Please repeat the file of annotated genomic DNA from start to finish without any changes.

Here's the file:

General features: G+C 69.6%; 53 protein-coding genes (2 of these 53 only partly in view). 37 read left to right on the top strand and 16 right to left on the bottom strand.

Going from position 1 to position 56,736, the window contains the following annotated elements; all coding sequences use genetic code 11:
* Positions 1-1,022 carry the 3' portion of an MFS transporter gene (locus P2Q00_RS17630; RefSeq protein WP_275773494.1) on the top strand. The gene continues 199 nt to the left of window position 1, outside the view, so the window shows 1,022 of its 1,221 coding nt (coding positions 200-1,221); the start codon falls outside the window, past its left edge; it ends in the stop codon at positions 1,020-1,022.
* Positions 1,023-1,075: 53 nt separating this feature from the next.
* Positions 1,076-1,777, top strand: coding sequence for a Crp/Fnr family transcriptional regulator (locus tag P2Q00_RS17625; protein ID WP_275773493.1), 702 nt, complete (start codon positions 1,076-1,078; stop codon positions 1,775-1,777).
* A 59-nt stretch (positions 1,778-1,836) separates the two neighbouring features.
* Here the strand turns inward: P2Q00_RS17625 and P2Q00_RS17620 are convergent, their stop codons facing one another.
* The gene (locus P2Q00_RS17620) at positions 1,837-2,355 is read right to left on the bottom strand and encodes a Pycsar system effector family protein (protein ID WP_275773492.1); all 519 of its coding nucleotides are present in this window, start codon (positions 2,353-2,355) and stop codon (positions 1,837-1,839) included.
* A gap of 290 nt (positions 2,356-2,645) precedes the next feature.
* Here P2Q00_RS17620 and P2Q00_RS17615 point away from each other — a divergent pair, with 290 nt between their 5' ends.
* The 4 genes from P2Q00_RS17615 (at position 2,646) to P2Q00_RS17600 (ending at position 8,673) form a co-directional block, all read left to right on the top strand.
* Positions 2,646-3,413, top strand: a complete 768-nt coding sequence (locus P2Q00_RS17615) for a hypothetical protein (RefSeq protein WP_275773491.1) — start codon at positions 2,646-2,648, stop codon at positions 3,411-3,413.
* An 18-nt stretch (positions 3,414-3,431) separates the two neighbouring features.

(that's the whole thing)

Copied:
General features: G+C 69.6%; 53 protein-coding genes (2 of these 53 only partly in view). 37 read left to right on the top strand and 16 right to left on the bottom strand.

Going from position 1 to position 56,736, the window contains the following annotated elements; all coding sequences use genetic code 11:
* Positions 1-1,022 carry the 3' portion of an MFS transporter gene (locus P2Q00_RS17630; RefSeq protein WP_275773494.1) on the top strand. The gene continues 199 nt to the left of window position 1, outside the view, so the window shows 1,022 of its 1,221 coding nt (coding positions 200-1,221); the start codon falls outside the window, past its left edge; it ends in the stop codon at positions 1,020-1,022.
* Positions 1,023-1,075: 53 nt separating this feature from the next.
* Positions 1,076-1,777, top strand: coding sequence for a Crp/Fnr family transcriptional regulator (locus tag P2Q00_RS17625; protein ID WP_275773493.1), 702 nt, complete (start codon positions 1,076-1,078; stop codon positions 1,775-1,777).
* A 59-nt stretch (positions 1,778-1,836) separates the two neighbouring features.
* Here the strand turns inward: P2Q00_RS17625 and P2Q00_RS17620 are convergent, their stop codons facing one another.
* The gene (locus P2Q00_RS17620) at positions 1,837-2,355 is read right to left on the bottom strand and encodes a Pycsar system effector family protein (protein ID WP_275773492.1); all 519 of its coding nucleotides are present in this window, start codon (positions 2,353-2,355) and stop codon (positions 1,837-1,839) included.
* A gap of 290 nt (positions 2,356-2,645) precedes the next feature.
* Here P2Q00_RS17620 and P2Q00_RS17615 point away from each other — a divergent pair, with 290 nt between their 5' ends.
* The 4 genes from P2Q00_RS17615 (at position 2,646) to P2Q00_RS17600 (ending at position 8,673) form a co-directional block, all read left to right on the top strand.
* Positions 2,646-3,413, top strand: a complete 768-nt coding sequence (locus P2Q00_RS17615) for a hypothetical protein (RefSeq protein WP_275773491.1) — start codon at positions 2,646-2,648, stop codon at positions 3,411-3,413.
* An 18-nt stretch (positions 3,414-3,431) separates the two neighbouring features.